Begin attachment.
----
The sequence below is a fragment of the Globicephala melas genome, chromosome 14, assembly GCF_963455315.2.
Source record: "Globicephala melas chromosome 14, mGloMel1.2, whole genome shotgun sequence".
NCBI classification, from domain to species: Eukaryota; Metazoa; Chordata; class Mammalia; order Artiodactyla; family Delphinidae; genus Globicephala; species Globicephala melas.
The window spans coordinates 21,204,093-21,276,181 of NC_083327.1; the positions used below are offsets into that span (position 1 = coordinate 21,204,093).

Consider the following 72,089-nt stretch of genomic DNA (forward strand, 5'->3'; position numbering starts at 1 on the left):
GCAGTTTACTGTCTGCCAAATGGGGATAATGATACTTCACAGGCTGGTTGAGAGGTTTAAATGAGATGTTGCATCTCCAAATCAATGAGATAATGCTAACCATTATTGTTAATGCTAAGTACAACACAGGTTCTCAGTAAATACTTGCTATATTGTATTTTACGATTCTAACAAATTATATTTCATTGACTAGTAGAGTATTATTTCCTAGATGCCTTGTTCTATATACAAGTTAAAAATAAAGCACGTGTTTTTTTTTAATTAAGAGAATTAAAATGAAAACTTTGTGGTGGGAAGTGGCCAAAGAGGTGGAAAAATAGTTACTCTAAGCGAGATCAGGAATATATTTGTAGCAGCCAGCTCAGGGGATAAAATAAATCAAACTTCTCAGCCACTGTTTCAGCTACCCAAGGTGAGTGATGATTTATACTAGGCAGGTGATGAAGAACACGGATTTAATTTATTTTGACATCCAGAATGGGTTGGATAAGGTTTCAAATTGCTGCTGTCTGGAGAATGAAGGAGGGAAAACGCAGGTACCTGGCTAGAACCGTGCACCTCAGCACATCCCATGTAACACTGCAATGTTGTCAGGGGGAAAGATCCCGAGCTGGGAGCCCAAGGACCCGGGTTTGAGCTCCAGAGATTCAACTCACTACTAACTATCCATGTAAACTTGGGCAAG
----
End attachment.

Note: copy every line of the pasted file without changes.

The sequence below is a fragment of the Globicephala melas genome, chromosome 14, assembly GCF_963455315.2.
Source record: "Globicephala melas chromosome 14, mGloMel1.2, whole genome shotgun sequence".
NCBI classification, from domain to species: Eukaryota; Metazoa; Chordata; class Mammalia; order Artiodactyla; family Delphinidae; genus Globicephala; species Globicephala melas.
The window spans coordinates 21,204,093-21,276,181 of NC_083327.1; the positions used below are offsets into that span (position 1 = coordinate 21,204,093).

Consider the following 72,089-nt stretch of genomic DNA (forward strand, 5'->3'; position numbering starts at 1 on the left):
GCAGTTTACTGTCTGCCAAATGGGGATAATGATACTTCACAGGCTGGTTGAGAGGTTTAAATGAGATGTTGCATCTCCAAATCAATGAGATAATGCTAACCATTATTGTTAATGCTAAGTACAACACAGGTTCTCAGTAAATACTTGCTATATTGTATTTTACGATTCTAACAAATTATATTTCATTGACTAGTAGAGTATTATTTCCTAGATGCCTTGTTCTATATACAAGTTAAAAATAAAGCACGTGTTTTTTTTTAATTAAGAGAATTAAAATGAAAACTTTGTGGTGGGAAGTGGCCAAAGAGGTGGAAAAATAGTTACTCTAAGCGAGATCAGGAATATATTTGTAGCAGCCAGCTCAGGGGATAAAATAAATCAAACTTCTCAGCCACTGTTTCAGCTACCCAAGGTGAGTGATGATTTATACTAGGCAGGTGATGAAGAACACGGATTTAATTTATTTTGACATCCAGAATGGGTTGGATAAGGTTTCAAATTGCTGCTGTCTGGAGAATGAAGGAGGGAAAACGCAGGTACCTGGCTAGAACCGTGCACCTCAGCACATCCCATGTAACACTGCAATGTTGTCAGGGGGAAAGATCCCGAGCTGGGAGCCCAAGGACCCGGGTTTGAGCTCCAGAGATTCAACTCACTACTAACTATCCATGTAAACTTGGGCAAG